In conclusion then, while human-to-human transmission was suspected to be present from the initial WHO DON on January 5th, this was not confirmed until after data observed in the field in Wuhan by members of the WHO China & Western Pacific regional offices was thought to show that human-to-human transmission was clearly a factor. These field investigations took place on the 20th-21st of January, and announcements acknowledging this conclusion were first made on the 21st.

| improve this answer | |

It's important to note that China had some evidence of human-to-human transmission as early as December 2019

The symptom onset date of the first patient identified was Dec 1, 2019. None of his family members developed fever or any respiratory symptoms. No epidemiological link was found between the first patient and later cases. The first fatal case, who had continuous exposure to the market, was admitted to hospital because of a 7-day history of fever, cough, and dyspnoea. 5 days after illness onset, his wife, a 53-year-old woman who had no known history of exposure to the market, also presented with pneumonia and was hospitalised in the isolation ward.

By late December, that evidence had grown considerably

The majority of the earliest cases included reported exposure to the Huanan Seafood Wholesale Market, but there was an exponential increase in the number of nonlinked cases beginning in late December.

While the WHO timeline might want to claim credit for noting that as early as Jan 14, that is contradicted by the WHO public statement it made that same day (as noted in the question). That same day Wuhan reiterated they did not believe COVID-19 was spreading from human to human (Google Translate below)

  1. As of now, have you found any cases of person-to-person transmission?

Existing findings indicate that there is no clear evidence of person-to-person transmission, and the possibility of limited person-to-person transmission cannot be ruled out, but the risk of continuing person-to-person transmission is low. At present, further research is being conducted in combination with clinical and epidemiological data.

It wasn't Jan 19, either, when the BBC has this quote from the WHO

Chinese officials say there have been no cases of the virus spreading from one person to another.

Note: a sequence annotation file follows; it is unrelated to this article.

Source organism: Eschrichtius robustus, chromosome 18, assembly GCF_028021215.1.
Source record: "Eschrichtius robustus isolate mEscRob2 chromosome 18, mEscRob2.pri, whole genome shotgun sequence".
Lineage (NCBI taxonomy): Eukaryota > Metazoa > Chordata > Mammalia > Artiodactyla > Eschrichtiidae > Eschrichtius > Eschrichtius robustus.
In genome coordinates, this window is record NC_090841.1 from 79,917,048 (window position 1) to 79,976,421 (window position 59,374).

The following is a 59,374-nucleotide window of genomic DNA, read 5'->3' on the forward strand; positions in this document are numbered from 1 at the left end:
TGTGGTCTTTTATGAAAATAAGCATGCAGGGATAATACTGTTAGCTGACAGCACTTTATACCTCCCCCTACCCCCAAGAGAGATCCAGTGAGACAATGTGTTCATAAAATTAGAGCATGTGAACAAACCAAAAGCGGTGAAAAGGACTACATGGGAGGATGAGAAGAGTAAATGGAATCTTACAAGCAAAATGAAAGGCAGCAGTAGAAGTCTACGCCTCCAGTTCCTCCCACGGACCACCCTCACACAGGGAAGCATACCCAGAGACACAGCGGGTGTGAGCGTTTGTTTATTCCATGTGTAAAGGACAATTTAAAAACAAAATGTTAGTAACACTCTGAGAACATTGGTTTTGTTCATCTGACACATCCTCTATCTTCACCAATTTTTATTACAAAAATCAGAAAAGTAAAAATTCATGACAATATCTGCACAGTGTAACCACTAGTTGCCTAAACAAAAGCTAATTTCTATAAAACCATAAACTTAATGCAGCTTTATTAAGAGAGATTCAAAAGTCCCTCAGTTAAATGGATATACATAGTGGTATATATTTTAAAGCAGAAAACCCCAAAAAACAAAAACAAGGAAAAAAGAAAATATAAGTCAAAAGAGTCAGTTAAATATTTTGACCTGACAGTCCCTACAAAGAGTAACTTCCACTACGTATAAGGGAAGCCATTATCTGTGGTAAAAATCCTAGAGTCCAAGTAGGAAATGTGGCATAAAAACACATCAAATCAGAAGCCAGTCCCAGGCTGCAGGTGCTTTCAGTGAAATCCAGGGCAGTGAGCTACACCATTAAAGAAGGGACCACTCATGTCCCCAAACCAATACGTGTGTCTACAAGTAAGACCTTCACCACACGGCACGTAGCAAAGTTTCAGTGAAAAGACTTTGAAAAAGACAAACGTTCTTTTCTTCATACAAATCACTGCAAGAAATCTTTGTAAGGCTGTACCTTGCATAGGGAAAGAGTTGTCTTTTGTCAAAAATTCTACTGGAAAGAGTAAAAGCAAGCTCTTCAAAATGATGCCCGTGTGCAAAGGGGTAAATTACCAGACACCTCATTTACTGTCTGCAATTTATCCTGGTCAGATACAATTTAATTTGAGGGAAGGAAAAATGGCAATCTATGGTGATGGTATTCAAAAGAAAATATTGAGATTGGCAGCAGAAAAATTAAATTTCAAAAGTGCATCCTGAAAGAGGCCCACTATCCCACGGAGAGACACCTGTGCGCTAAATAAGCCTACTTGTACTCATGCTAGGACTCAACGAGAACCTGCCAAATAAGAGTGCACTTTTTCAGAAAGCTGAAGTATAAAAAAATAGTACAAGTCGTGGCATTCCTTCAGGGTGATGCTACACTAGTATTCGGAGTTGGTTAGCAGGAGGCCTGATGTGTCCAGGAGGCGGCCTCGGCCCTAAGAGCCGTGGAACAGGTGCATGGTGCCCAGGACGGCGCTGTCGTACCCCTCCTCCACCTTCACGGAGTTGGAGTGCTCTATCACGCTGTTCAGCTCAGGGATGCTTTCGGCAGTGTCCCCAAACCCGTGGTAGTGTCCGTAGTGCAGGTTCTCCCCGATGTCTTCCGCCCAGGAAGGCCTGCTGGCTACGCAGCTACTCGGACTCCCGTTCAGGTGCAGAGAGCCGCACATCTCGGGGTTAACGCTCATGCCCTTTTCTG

Instead, they say, the virus has crossed the species barrier and come from infected animals at a seafood and wildlife market in Wuhan.

The WHO's China office said the analysis was helpful and would help officials plan the response to the outbreak.

"Not enough is known to draw definitive conclusions about how it is transmitted, the clinical features of the disease, the extent to which it has spread, or its source, which remains unknown."

The first public WHO statement indicating human-to-human transmission came on Jan 22

Data collected through detailed epidemiological investigation and through the deployment of the new test kit nationally suggests that human-to-human transmission is taking place in Wuhan. More analysis of the epidemiological data is needed to understand the full extent of human-to-human transmission.

The WHO did not act like it believed its own reports

Just saying Jan 22 doesn't really explain why the linked stories are so critical.

Despite the fact that its own investigations were showing human-to-human transmission, the head of the WHO continued to criticize countries limiting or banning travel to China (article is dated Feb 03, but unclear what date the quotes come from)

WHO chief Tedros Adhanom Ghebreyesus says 151 cases of the disease and one death have been confirmed in 23 countries outside China. He says this small number of cases can be managed without countries resorting to extreme measures.